The billionaire behind the Victoria’s Secret lingerie chain has said that financierand accused child abuser Jeffrey Epstein “misappropriated” more than $46m of his personal fortune, according to a report.

Leslie Wexner, the founder and chief executive of L Brands Inc, the parent company of Victoria’s Secret, said money went missing a decade ago, according to a letter to the Wexner Foundation, seen by the Wall Street Journal and New York Times.

It was reportedly discovered the funds were missing after he decided to sever ties with Epstein in 2007. Wexner wrote that he began to cut ties with the financier after allegations against Epstein surfaced in 2006 involving sexual abuse of underage girls.

Last month, Epstein pleaded not guilty in New York to new sex-trafficking charges. He faces up to 45 years in prison if convicted and is currently in detention, denied bail. Epstein, who took on money management for a raft of wealthy clients, served time in prison in Florida around a decade ago after a controversial plea deal that involved avoiding federal charges.

Jeffrey Epstein.



Jeffrey Epstein. Photograph: New York State Division of Crimi/EPA

Wexner’s allegations focus on $46m of investments in a Wexner charitable fund controlled by Epstein. Wexner said that as he severed the relationship, he discovered Epstein had returned only a portion of the money in the fund. He declined to say if he had reported the loss to authorities.

“We discovered that he had misappropriated vast sums of money from me and my family,” Wexner said. “This was, frankly, a tremendous shock, even though it clearly pales in comparison to the unthinkable allegations against him now.”

Wexner hired Epstein in 1991 to manage his money, giving him vast power over his investment and tax affairs. The Journal has previously reported on how important Wexner was to Epstein’s success as a financier. Epstein reportedly made more than $200m from the deal.

“I am embarrassed that, like so many others, I was deceived by Mr Epstein,” Wexner said in his letter. “I know now that my trust in him was grossly misplaced and I deeply regret having ever crossed his path.”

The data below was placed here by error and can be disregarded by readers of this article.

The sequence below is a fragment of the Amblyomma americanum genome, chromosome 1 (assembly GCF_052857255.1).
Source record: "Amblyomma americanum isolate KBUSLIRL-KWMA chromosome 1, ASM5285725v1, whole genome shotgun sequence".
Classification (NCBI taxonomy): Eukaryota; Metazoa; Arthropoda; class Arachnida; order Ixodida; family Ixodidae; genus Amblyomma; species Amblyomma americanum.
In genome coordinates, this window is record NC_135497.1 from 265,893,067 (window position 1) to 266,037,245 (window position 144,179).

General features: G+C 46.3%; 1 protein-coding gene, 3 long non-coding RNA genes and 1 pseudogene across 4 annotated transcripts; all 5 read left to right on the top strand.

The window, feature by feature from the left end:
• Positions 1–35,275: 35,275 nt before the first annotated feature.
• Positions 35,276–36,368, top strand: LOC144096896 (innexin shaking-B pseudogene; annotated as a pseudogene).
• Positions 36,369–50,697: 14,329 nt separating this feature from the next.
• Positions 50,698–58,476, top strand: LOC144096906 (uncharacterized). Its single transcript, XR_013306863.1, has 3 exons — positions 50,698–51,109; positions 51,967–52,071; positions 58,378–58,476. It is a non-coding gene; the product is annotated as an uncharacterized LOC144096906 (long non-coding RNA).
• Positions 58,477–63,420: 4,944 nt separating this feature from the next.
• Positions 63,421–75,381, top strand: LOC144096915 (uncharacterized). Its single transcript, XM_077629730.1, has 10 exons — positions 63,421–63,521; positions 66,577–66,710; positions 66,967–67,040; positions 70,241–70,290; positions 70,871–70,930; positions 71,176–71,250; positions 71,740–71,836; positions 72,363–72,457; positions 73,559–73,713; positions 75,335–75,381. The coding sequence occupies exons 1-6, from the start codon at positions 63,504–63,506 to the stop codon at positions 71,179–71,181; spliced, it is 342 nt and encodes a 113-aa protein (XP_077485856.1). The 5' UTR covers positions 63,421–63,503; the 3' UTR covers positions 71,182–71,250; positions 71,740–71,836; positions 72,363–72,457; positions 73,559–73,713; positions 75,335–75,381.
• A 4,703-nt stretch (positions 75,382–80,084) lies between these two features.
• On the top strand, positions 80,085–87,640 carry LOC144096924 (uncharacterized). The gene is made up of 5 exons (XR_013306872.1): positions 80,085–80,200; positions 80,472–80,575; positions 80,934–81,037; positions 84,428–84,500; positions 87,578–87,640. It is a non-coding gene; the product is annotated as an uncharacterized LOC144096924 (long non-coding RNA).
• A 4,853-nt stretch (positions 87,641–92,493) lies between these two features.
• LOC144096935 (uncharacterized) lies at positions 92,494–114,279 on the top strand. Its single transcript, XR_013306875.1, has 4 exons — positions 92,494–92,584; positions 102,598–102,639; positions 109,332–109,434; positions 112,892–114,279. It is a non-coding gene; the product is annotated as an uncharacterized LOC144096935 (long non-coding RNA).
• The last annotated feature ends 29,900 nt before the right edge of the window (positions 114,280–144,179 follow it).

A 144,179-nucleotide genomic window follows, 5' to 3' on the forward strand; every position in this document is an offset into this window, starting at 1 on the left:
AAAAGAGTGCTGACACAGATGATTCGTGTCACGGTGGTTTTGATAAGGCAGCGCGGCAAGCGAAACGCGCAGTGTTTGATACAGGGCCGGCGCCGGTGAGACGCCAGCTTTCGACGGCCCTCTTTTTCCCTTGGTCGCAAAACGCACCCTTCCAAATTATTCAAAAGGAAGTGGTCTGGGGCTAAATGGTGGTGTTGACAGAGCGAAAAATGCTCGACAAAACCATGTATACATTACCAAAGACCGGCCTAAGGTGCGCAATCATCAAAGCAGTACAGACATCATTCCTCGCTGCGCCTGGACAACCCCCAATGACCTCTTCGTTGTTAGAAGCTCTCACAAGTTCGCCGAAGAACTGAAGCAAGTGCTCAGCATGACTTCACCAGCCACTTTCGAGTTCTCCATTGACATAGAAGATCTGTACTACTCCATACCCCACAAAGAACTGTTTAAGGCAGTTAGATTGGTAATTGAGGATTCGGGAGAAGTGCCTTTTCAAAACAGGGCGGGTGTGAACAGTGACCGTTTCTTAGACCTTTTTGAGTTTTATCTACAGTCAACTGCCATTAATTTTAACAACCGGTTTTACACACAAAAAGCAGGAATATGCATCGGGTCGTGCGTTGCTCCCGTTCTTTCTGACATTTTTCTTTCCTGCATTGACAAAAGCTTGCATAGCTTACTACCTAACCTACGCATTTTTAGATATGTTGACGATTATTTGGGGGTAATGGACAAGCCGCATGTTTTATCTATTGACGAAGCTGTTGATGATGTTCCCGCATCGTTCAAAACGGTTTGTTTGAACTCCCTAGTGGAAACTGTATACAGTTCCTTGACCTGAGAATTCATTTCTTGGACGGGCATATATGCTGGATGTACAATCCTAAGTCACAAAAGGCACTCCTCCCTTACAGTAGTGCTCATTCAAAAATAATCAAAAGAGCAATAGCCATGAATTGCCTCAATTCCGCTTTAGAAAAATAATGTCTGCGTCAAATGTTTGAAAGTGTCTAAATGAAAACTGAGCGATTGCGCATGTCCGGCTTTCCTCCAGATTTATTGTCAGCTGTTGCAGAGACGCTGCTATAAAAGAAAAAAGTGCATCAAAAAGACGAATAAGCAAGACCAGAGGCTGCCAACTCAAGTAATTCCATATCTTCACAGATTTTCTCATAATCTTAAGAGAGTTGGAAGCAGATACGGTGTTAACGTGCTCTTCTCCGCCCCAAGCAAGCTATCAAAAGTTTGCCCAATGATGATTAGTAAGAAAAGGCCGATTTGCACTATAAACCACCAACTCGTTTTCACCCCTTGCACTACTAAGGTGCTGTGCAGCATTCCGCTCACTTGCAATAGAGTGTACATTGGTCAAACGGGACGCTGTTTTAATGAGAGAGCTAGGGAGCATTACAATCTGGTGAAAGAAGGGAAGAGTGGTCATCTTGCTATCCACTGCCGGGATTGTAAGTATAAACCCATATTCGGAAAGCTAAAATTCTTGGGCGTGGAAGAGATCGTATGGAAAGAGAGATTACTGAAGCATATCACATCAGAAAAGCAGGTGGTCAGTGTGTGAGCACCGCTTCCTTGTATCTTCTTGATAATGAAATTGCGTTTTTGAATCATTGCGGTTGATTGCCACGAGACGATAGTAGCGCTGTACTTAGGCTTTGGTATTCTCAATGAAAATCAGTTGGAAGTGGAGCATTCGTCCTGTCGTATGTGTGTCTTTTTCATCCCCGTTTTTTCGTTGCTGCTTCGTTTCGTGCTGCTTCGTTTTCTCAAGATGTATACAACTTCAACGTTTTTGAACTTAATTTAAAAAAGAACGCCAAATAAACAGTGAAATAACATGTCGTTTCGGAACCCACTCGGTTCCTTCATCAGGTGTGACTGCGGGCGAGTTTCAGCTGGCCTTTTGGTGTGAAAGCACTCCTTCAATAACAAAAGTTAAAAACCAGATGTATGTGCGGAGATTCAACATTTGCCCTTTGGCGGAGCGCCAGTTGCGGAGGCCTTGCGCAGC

Leslie Wexner.



Leslie Wexner. Photograph: Jonathan ORourke/Alamy Stock Photo

In a message to L Brand employees last month, Wexner denied any knowledge of Epstein’s alleged criminal acts and said he would “not have continued to work with any individual capable of such egregious, sickening behavior”.

The allegations of fraud come as Florida Governor Ron DeSantis ordered a state criminal investigation of a Palm Beach sheriff and former Palm Beach state attorney over their handling of Epstein’s 2007 sex abuse case. The handling of the case has already cost Trump’s secretary of labor, Alexander Acosta, his post.

Acosta was the US attorney in Miami when he oversaw a non-prosecution agreement for Epstein in 2008.

The latest investigation, reports the Miami Herald, is likely to focus on the lenient work privileges Epstein enjoyed while serving a 13-month sentence for soliciting prostitution from underage girls, the product of a controversial 2008 deal with federal authorities.

The financier was allowed to work from his office six days a week, according to Palm Beach county sheriff’s records released to the Associated Press. His personal limousine picked him up from jail as early as 7.15am and dropped him off as late as 10.40pm.

Two weeks ago, Bradley Edwards, a Florida attorney who has represented a number of women who sued Acosta for withholding information about the federal deal from 36 underage alleged victims, accused Epstein of engaging in “improper sexual contact” during his sentence. He did not identify the women allegedly involved.



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